On August 11, 2016, Defendants Lyondell Chemical Co., Equistar Chemicals LP and Equistar GP, LLC, (collectively “Defendants”) filed a notice of appeal with the U.S. District Court for the Southern District of Iowa to contest a $1.76 million judgment entered at the conclusion of a benzene trial initiated by the spouse of a deceased truck driver. Defendants’ decision to appeal this judgment came after the federal court entered a final judgment in the case, throwing out an award of $1.76 million in punitive damages, but allowing the judgement of $1.76 million in actual damages to stand.
In Dahlin, et al. v. Archer-Daniels-Midland Co., et al., No. 14-00085 (S.D. Iowa), Plaintiff, Cheri Dahlin (“Plaintiff”), originally filed suit in Iowa state court on behalf of her deceased husband Dean Dahlin, a commercial truck driver from 1990 to 1995, alleging that in the course of his employment, he handled and transported benzene-containing products from a petrochemical facility located in Clinton, Iowa, to a storage facility in South Clinton, Iowa. Plaintiff alleged that her husband ultimately developed acute myeloid leukemia, as a result of his work as a truck driver. In April 2016, a jury found in favor of the Plaintiff, awarding her $1.76 million in actual damages and $1.76 million in punitive damages.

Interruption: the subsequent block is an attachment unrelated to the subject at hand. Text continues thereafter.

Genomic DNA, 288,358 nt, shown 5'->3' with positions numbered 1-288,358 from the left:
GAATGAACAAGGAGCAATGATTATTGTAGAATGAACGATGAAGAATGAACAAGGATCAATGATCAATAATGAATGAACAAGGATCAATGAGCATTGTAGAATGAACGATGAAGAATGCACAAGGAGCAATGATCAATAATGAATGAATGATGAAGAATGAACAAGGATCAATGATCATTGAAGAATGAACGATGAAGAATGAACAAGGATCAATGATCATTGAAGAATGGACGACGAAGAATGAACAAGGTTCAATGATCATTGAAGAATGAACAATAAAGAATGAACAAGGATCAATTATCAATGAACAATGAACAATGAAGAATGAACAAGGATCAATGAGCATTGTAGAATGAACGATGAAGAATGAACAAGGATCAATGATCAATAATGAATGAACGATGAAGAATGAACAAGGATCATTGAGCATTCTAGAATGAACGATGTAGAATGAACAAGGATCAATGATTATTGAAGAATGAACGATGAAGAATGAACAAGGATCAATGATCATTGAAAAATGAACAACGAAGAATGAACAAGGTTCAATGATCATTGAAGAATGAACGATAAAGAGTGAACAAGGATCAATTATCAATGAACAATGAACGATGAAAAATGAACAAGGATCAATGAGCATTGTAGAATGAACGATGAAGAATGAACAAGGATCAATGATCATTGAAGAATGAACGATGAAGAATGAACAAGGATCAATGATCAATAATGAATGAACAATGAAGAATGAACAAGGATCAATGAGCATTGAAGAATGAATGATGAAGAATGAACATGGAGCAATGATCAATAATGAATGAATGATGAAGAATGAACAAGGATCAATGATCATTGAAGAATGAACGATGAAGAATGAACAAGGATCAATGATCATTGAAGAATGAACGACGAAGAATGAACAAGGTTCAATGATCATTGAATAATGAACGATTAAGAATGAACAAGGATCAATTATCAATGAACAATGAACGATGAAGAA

In their motion for entry of final judgment, Defendants argued that the decedent knew, and had been warned of, benzene-related risks, and that even if they had failed to warn of the risks, Plaintiff had failed to establish that the decedent would have listened to said warning. Defendants further argued that plaintiffs failed to present any evidence establishing that Defendants either willfully or wantonly disregarded the decedent’s safety so as to warrant punitive damages.
Ultimately, the court concluded that there was not substantial evidence to support an award of punitive damages after considering several factors, including, whether the defendants relied on industry standards, whether a “reasonable disagreement exists in the scientific community” regarding the risks of benzene exposure; whether Defendants have knowledge of numerous similar incidents, and whether the conduct was more egregious than that of others in the industry.
Here, even though Defendants were able to successfully argue in their post-trial briefings that Plaintiffs were not entitled to a substantial punitive damages award, they could not avoid a substantial damages award.